I have briefly mentioned that I use Audacity quite a lot (Recording yourself to improve speaking ability), but the more I use the software, the more I realise how awesome it actually is. Audacity is your best friend when it comes to recording yourself, mimicking others, manipulating recordings, managing media and recording things you aren’t supposed to record. It’s also free of charge and can be installed on most operating systems.
In this article, I will introduce several useful functions and show how they can be used to learn (or teach) Chinese. However, this isn’t meant to be a manual of how to use Audacity, so even though I will show you how to do certain things, please refer to the official website for help and support. I’m a language teacher and learner, I learn only what I need to learn about the technical details.
Audacity can be found, read about and downloaded here: Audacity (official page at SourceForge)
- Record live audio.
- Convert tapes and records into digital recordings or CDs.
- Edit Ogg Vorbis, MP3, WAV or AIFF sound files.
- Cut, copy, splice or mix sounds together.
- Change the speed or pitch of a recording.
- And more! See the complete list of features.
This is what we will look at in this article:
- Recording from any source
- Enhancing the recording
- Repeating or slowing down the audio
- Mimicking and recording
- Saving, editing, and exporting
This is a video I recorded of these six steps. It contains only sparse commentary, so read the rest of the article for more details. Obviously, you can do much more than this with Audacity, this is just a small demonstration.
Record from any source, record what you hear
Audacity can be set up to record anything you hear from your computer. This might be different depending on your operating system, but the general idea is to set Audacity’s input to “stereo mixer” or similar. WHen you press “record”, Audacity will register anything on your computer’s line out. Thus, if you find it hard to extract audio from a YouTube clip or from a movie you’re watching, use Audacity!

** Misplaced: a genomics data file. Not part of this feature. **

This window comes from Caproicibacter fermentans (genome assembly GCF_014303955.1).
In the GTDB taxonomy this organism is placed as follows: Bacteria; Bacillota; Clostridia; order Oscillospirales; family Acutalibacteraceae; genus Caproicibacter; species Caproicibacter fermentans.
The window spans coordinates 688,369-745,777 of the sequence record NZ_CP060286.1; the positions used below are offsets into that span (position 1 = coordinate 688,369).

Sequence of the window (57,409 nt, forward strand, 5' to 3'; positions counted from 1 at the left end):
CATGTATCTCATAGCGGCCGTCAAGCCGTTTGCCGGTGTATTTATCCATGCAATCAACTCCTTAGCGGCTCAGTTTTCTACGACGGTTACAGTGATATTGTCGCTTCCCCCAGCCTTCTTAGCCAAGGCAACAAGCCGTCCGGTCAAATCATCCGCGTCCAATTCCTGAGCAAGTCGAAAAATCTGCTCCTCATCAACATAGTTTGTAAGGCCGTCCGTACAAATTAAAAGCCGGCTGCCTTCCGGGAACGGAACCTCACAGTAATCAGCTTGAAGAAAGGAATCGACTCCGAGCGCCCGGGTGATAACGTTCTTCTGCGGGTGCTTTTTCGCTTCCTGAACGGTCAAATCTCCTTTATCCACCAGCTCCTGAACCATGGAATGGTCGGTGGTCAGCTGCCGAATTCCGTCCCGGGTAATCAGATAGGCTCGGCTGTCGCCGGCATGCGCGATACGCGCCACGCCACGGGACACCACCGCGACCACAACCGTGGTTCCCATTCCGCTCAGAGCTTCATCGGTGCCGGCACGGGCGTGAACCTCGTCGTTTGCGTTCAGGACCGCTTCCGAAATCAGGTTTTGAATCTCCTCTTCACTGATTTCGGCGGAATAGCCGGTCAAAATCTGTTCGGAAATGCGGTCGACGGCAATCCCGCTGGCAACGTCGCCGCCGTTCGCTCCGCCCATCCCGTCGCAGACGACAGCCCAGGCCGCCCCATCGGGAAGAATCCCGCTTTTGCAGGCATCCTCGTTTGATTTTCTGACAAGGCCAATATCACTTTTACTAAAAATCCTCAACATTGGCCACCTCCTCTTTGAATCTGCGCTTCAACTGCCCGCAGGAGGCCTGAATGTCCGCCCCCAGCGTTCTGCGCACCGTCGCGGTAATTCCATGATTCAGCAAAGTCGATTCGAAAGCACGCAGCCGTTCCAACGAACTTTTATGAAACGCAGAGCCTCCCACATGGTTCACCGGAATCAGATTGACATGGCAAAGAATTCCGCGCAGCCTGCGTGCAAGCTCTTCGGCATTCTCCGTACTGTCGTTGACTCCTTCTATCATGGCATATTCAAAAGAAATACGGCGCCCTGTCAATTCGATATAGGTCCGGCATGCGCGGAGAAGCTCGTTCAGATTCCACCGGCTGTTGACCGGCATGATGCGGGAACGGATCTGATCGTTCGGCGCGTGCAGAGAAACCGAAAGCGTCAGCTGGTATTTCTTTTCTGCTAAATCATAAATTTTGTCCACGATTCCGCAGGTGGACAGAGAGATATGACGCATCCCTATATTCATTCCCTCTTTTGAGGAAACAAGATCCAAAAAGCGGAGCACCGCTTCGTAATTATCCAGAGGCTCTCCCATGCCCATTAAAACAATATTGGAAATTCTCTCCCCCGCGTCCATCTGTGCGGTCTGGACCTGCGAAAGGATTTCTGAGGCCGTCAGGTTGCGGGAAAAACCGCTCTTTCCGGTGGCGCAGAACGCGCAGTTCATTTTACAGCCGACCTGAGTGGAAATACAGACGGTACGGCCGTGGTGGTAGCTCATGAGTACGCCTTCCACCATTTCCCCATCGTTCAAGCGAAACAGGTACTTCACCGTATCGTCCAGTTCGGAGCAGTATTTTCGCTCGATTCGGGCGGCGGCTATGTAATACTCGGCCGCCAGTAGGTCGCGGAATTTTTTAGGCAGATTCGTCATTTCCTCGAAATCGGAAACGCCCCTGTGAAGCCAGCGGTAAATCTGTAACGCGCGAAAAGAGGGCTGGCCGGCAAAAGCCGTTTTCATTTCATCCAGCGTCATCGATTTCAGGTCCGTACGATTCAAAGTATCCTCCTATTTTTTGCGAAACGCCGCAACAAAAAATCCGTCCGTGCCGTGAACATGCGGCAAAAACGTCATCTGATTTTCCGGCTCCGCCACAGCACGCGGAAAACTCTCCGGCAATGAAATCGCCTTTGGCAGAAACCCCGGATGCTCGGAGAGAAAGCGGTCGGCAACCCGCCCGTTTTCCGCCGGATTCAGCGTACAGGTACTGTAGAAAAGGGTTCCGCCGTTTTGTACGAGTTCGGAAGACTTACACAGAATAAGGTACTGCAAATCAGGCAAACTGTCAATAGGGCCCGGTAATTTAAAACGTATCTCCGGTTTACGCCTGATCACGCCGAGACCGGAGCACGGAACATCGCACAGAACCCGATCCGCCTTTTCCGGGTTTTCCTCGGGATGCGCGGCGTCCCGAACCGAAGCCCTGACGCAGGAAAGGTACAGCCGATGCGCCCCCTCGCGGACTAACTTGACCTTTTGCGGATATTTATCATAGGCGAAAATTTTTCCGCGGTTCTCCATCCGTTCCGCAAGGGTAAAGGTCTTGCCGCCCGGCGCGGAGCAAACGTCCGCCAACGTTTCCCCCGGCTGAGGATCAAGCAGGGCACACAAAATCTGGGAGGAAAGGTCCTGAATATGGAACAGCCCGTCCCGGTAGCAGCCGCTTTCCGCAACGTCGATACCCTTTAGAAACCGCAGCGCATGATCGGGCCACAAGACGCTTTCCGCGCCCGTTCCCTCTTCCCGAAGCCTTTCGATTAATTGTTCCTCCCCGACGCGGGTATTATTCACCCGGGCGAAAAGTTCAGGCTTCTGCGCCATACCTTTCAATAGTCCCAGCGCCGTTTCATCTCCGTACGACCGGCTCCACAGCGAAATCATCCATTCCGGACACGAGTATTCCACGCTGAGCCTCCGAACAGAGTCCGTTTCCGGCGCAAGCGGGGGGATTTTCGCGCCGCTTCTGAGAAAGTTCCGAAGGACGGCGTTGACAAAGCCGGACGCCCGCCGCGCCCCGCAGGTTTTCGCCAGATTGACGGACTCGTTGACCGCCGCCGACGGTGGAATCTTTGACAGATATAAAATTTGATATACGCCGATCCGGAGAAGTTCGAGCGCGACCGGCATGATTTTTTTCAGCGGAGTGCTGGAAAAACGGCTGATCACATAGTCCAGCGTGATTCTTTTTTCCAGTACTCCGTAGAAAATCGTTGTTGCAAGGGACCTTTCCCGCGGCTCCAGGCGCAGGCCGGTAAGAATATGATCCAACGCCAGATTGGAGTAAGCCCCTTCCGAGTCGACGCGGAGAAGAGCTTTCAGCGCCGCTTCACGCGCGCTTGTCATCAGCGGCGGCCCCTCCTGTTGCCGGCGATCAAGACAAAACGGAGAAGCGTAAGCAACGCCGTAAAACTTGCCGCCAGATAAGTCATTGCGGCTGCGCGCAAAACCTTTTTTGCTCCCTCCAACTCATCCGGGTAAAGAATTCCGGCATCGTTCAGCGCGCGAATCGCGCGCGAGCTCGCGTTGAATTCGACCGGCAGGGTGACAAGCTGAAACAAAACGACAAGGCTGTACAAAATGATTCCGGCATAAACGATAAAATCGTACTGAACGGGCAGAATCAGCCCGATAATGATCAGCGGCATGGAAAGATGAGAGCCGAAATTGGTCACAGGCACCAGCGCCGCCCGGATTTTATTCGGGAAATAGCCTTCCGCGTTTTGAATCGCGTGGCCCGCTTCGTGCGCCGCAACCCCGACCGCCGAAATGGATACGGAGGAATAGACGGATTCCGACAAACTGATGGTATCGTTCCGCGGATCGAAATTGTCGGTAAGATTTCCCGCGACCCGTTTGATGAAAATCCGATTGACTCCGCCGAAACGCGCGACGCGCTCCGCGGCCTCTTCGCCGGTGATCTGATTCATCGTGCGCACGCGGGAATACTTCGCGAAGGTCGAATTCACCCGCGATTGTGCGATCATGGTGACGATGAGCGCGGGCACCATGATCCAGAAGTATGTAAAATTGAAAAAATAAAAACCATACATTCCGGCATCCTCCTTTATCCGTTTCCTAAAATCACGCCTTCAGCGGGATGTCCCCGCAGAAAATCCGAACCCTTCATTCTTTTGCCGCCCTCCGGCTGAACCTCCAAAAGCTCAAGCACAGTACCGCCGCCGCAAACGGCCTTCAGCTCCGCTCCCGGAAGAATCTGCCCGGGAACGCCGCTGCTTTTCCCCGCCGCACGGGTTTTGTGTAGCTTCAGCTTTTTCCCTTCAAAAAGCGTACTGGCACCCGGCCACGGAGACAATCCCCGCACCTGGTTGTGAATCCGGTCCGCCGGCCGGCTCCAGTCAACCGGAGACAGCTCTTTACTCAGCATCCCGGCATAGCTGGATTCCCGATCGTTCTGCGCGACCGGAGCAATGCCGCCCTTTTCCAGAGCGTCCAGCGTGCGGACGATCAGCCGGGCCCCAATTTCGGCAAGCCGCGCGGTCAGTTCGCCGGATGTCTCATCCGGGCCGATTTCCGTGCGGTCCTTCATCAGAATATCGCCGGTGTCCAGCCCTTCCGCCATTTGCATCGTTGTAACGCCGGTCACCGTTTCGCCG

I use Linux and for me it’s a simple matter of changing the input settings in Audacity. If you use other operating systems, you can start here or simply search for “Audacity record playback” + [your operating system].
Audio recording enhancement
Apart from this, Audacity is your best friend when it comes to editing and manipulating recordings of various kinds. I sometimes record lectures or similar. I typically need two things to handle this kind of recording:
- Noise removal and compression
- Cutting and editing
The first part is very complicated and I guess there are people who are actually earning their living from enhancing sound files, but we can do some basic but yet very effective things with Audacity. Noise removel is mostly a matter of trial and error, just use the function in the program and try different levels (the default ones to start with, obviously). Audacity’s compression function allows you to change the intensity of the recorded audio, removing high spikes and distributing the rest of the sound in a neat way.
Cutting and editing is fairly straightforward. Since you can actually see the audio, it’s a lot easier than trying to record from recordings or whatever else people do if they don’t know about Audacity or similar programs.